Tullow Oil has awarded an engineering design contract for oil production in its northern Kenyan blocs to Australia’s Worley Parsons, a Kenyan petroleum ministry official told Reuters on May 29.
Kenya this month moved a step closer to full production at the blocs when the local government and the national government agreed on revenue sharing. The blocs, Kenya’s only source of oil so far, are estimated to contain 750 million barrels (MMbbl).
Andrew Kamau, principal secretary in the ministry of petroleum and mining, did not provide more details on the engineering design contract.
Tullow and its partner Africa Oil discovered commercial reserves in the Lokichar basin in 2012. French oil producer Total (NYSE: TOT) has since taken a 25% stake.
Tullow, which operates the blocs, and Worley Parsons, were not immediately available for comment.
On May 27, Kenyan President Uhuru Kenyatta is expected to wave off a convoy of trucks carrying crude oil, marking the start of small scale exports meant to help the firms carry out technical studies like oil well flow rates ahead of full production in 2021/22.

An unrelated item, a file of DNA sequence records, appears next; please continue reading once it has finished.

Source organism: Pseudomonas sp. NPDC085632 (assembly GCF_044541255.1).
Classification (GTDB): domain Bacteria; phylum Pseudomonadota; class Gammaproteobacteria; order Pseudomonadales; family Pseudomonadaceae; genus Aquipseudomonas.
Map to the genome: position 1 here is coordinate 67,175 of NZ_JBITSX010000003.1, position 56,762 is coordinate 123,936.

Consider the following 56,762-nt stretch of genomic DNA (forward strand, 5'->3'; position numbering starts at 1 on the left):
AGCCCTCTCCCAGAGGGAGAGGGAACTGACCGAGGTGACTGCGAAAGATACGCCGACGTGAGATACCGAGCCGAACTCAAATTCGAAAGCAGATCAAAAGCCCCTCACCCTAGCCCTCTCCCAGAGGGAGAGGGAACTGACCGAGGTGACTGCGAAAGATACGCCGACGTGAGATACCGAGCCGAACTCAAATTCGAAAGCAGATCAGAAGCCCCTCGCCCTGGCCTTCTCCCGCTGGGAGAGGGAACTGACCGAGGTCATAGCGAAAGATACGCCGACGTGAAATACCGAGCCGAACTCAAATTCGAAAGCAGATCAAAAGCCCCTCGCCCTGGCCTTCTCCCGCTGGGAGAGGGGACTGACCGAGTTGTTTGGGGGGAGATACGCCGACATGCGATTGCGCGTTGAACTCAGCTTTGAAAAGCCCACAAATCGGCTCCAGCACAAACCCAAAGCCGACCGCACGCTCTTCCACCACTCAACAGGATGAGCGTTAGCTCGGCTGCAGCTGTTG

The agreement on revenue sharing will pave the way for the passage of a much delayed law on petroleum production, allowing Tullow to start shipping oil, which has been held in storage tanks for a year as it waited for the law.
The government and the firms involved in the blocs earlier this month also awarded an engineering design contract for a new pipeline.
Tullow also hired Wood to design a pipeline needed to bring crude from Kenya’s Lokichar onshore fields to Lamu on the Indian Ocean coast, Wood said on May 30.
A government official told Reuters in April that Wood was picked to design the pipeline.
Tullow said the Amosing and Ngamia fields in the basin have estimated contingent resources of about 560 MMbbl, with plateau production potentially reaching 100,000 bbl/d.
The cost of the pipeline is estimated at $1.1 billion, with a further $2.9 billion needed for upstream operations, Tullow said. A final investment decision on the upstream and pipeline plans is expected in 2019.
The 800 km (500 mile) pipeline is expected to be built before production is due to start in 2021/22.